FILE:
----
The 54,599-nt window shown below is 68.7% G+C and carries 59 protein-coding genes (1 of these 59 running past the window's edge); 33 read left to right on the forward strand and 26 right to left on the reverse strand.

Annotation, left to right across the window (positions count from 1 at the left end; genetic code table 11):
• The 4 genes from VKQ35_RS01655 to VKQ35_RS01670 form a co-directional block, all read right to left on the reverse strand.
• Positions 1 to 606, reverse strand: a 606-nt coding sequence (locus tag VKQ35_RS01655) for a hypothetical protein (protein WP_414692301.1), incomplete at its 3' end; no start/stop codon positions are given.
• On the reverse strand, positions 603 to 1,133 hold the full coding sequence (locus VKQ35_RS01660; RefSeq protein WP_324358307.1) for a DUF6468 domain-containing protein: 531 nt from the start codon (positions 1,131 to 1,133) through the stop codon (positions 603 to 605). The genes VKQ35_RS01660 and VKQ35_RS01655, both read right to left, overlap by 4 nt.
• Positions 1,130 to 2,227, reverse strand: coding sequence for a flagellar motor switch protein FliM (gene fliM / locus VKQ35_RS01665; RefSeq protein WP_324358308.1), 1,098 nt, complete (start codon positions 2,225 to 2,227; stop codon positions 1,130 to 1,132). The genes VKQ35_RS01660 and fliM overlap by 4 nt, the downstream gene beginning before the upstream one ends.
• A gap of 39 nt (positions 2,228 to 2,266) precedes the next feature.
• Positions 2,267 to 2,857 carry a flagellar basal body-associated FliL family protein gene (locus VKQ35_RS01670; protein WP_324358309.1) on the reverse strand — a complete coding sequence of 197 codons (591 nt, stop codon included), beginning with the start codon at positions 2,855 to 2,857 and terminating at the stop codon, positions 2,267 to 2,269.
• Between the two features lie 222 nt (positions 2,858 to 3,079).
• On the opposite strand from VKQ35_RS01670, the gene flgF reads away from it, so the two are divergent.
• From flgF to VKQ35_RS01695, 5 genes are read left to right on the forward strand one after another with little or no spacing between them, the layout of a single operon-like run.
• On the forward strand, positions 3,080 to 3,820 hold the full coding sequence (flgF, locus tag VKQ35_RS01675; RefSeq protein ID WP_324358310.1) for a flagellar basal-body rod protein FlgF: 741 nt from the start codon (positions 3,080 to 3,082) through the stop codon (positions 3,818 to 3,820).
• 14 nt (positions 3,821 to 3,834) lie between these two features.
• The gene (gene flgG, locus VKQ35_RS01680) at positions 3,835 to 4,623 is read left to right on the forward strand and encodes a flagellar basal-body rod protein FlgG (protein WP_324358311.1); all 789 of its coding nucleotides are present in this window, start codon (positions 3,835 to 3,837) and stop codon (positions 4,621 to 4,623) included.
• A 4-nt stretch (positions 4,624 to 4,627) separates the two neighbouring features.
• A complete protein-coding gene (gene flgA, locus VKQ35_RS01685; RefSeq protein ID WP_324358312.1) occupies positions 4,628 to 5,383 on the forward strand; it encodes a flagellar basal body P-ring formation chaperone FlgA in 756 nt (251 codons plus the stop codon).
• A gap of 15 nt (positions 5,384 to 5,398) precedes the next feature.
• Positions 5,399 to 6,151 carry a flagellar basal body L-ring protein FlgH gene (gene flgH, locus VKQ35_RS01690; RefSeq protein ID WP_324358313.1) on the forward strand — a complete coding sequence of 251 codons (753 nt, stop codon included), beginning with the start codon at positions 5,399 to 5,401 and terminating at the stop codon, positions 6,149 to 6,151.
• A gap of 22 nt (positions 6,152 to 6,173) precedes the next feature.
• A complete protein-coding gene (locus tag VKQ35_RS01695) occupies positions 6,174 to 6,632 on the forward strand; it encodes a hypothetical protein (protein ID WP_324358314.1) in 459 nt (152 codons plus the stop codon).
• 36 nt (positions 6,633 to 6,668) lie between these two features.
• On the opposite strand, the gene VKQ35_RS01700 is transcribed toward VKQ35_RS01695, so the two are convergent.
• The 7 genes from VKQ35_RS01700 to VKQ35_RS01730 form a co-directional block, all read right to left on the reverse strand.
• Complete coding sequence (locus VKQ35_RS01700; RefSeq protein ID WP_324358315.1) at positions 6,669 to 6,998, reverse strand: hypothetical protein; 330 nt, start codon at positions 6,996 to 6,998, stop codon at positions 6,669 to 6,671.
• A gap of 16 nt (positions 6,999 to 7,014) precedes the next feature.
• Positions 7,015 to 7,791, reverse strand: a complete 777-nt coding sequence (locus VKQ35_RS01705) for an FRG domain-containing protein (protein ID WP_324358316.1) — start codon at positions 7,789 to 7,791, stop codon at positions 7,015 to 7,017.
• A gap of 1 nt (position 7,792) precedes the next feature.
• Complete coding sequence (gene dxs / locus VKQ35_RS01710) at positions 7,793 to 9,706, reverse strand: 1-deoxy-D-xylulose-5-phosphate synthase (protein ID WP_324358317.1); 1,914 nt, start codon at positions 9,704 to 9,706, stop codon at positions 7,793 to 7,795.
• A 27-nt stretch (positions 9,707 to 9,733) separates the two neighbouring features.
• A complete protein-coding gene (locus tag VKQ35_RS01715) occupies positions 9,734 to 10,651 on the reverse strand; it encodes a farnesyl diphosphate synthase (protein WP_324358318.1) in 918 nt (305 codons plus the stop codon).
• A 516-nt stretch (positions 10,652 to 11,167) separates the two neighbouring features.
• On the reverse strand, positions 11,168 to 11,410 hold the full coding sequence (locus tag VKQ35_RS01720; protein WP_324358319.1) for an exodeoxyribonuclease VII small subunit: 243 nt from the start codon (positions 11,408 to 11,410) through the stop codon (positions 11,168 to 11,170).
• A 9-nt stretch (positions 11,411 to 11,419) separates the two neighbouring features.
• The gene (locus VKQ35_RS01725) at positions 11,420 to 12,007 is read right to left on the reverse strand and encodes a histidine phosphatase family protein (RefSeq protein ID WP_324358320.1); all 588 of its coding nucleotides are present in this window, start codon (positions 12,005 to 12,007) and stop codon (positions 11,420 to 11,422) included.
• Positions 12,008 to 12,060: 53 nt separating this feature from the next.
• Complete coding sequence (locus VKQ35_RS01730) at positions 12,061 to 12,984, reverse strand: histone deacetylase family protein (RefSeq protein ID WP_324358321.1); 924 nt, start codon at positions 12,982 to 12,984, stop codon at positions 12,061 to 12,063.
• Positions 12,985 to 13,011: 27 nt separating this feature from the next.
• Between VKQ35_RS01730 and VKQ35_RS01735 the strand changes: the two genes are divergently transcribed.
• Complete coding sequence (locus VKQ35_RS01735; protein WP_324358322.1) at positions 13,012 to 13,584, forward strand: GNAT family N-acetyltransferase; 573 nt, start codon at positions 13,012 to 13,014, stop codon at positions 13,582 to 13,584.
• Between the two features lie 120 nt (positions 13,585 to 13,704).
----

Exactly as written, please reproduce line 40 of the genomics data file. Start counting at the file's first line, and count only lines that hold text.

• Between the two features lie 120 nt (positions 13,585 to 13,704).